I write this short text, imagining myself in some small way, to be particularly French: Raymond Roussel (1877-1933), or Joris-Karl Huysmans (1848-1907) by name, living vicariously and imaginatively in my unconfined and constructed world. This risks sounding rather glib given the gravity of our current predicaments, and as if to excuse the conceptual shorthand, I shall endeavour to unpack the aforementioned. Unzipping the both of these in turn is both complex and, I would assert, extremely relevant. Relevant in that we currently find our collective human conditions radically altered by circumstances that highlight the divergence between our interior worlds and externalised existences – in itself a rare occurrence.
Huysman, a lifetime civil servant in the French Ministry of the Interior, achieved considerable and unlikely notoriety for his anti-naturalist passages and contorted vocabulary in works such as À rebours. But I would argue that the fantastical, near-heretical use of language and description were the product of, and a reaction to, a lifetime of clerical confinement. The extraordinary descriptive passages within À rebours transport the reader into a strange post- looking glass world of harrowing sensory overload, and almost surely gives an insight into the writer’s feeling of impotence in the face of shrunken sensory and experiential horizons. But this is not escapist, more an homage to the progressive fatalism and disillusion which advancing age can bring to the unguarded and unduly optimistic.
Anathema in lifestyle, but oddly similar in textual disposition, Roussel’s Impressions of Africa, and Locus Solus are exquisite forays into the bizarre, the latter title epitomised by odd machines, and painstaking descriptions of tableaux vivant that bear more than a passing resemblance to the prose of Huysmans and Lewis Carroll (1832-1898). Roussel benefitted, or was perhaps corrupted by, a substantial inheritance at the tender age of 16 that enabled him to indulge his musical and theatrical fantasies to the point of ruin and an eventual, self-inflicted demise.
And so, dear reader, this meander brings me full circle and back to my thinly-disguised titular wordplay on Hal Foster’s The Return of the Real (1996). Foster’s scything conjecture on the relationship between art criticality and art history, offers a number of parallels for the current existential dilemma facing society. Principally, we face an unpalatable dichotomy of sacrificial choices, on the one hand between the lives of citizens, and on the other, economic viability. The costs of binary solutions either way are scary, and our leaders understand only too well the tightrope between saving lives from the pandemic and the unsustainability of a more prolonged shutdown. The shutdown which melts financial markets and societal stability in ways that were, up until now, impossible to countenance beyond the apocalyptic and ‘think the unthinkable’ models of respective national intelligence agencies. The parallels between COVID-19 and Spanish Flu (1918-1920, 500 million victims) or the Bubonic Plague (1347-1351, 75 – 200 million victims) are neither heartening nor helpful in managing our unaccustomedness to mass pestilence – a false consciousness by any other name. I am sure to many of us, given that our experts have undone DNA, created AI and shared the Internet, the fact that our species is cowed and our cosy routines flattened by a virus, is quite unfathomable.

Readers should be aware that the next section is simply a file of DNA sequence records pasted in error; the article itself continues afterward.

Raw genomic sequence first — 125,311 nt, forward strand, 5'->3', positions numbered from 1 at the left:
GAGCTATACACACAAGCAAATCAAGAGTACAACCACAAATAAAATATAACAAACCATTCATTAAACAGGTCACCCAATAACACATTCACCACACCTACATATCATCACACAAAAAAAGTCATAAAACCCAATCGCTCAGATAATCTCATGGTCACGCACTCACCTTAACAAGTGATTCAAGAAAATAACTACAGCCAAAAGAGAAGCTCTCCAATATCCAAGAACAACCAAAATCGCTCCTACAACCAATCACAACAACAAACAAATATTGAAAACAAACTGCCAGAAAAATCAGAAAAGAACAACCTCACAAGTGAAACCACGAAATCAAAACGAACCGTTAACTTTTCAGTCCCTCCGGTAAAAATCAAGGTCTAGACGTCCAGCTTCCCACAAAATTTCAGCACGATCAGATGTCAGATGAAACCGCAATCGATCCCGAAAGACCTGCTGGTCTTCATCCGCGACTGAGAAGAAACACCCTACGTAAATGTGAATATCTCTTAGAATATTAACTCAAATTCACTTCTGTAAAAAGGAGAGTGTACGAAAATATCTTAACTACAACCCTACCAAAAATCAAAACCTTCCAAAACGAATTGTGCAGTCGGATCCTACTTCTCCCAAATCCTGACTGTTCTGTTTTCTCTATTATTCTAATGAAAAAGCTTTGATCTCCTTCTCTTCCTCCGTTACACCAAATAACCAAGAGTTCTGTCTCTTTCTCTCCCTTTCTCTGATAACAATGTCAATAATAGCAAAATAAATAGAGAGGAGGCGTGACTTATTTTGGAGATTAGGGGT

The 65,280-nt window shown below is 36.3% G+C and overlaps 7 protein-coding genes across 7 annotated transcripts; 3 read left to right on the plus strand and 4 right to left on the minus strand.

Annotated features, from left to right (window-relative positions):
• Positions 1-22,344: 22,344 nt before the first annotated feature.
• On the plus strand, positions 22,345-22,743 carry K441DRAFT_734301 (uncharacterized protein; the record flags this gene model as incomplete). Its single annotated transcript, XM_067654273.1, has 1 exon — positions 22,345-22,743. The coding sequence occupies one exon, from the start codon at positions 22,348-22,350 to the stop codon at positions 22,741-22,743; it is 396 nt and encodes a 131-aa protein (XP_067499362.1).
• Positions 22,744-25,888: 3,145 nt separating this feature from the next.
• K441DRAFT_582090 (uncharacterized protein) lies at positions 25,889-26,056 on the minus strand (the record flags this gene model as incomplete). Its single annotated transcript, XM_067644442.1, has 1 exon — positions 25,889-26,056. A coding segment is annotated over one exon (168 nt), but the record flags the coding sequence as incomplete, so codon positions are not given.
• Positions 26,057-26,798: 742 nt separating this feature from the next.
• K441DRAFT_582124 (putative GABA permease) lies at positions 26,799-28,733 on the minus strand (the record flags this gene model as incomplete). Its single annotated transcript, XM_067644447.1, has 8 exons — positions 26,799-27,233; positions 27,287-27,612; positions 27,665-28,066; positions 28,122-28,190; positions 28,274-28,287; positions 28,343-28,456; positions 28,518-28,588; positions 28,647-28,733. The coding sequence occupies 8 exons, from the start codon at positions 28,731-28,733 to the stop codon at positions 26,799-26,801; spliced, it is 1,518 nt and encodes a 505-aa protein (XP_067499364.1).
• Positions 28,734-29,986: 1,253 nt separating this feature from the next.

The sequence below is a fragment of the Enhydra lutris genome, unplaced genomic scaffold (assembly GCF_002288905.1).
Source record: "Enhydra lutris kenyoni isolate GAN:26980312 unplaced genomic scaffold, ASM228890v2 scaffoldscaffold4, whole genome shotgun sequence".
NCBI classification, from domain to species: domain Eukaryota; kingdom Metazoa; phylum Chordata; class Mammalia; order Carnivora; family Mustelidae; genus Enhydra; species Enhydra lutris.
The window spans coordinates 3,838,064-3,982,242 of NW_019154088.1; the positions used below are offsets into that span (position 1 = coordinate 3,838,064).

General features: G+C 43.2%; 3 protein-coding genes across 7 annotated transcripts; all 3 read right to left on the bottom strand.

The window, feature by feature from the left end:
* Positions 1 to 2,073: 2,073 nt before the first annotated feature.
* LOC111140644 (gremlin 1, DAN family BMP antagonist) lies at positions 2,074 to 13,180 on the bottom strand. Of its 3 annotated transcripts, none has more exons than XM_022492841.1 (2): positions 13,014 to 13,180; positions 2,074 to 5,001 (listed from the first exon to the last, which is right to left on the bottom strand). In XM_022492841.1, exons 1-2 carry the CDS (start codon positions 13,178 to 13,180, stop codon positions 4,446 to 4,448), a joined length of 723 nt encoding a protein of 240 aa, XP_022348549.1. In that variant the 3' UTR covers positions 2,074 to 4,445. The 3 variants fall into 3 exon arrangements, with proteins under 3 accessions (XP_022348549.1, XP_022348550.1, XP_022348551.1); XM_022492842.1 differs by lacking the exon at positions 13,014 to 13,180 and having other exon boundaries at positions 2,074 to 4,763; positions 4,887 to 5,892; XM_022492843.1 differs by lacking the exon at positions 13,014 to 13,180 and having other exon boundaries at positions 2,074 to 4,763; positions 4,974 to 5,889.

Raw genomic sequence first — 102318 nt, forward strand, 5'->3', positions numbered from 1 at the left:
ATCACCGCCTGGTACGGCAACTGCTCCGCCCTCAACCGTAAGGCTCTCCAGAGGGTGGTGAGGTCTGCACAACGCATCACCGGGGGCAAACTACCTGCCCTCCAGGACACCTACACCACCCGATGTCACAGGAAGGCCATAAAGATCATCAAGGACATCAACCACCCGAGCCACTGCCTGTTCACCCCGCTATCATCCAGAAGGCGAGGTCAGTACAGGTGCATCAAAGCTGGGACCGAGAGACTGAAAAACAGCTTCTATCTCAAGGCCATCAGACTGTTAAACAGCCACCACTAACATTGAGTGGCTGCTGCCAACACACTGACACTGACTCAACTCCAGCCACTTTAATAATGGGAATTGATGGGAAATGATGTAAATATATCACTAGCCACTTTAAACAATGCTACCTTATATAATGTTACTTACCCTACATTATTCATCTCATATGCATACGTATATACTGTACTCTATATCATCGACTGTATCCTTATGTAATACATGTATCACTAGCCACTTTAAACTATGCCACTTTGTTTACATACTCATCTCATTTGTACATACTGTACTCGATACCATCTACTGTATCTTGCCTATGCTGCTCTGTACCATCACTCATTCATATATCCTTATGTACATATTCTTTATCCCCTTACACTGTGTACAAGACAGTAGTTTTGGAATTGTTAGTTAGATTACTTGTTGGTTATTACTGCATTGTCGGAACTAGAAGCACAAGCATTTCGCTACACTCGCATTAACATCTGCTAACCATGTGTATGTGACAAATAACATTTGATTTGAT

So finally, to get to the point of all this, Foster once said: "I've never seen critical work in opposition to historical work: like many others I try to hold the two in tandem, in tension. History without critique is inert; criticism without history is aimless"1. My argument (if it is an argument), concludes by way of a number of visual examples of how artists have cognitively dealt with isolation, social distancing, and alienation - and to remind ourselves that for many creative people these conditions are emotionally, socially and spiritually familiar. I would assert that for the individual, and for the collective, there are imaginative ways through this current tragedy, but denial and the pretence that everything will be ok probably isn’t one of them. So follow government guidelines, but perhaps reconsider the value and resilience acquired by artists as adventurers, and by definition, outsiders.
1 Foster, Hal (2004). "Polemics, postmodernism, immersion, militarized space". Journal of Visual Culture. 3 (3): 320–35. Interviewed by Marquard Smith.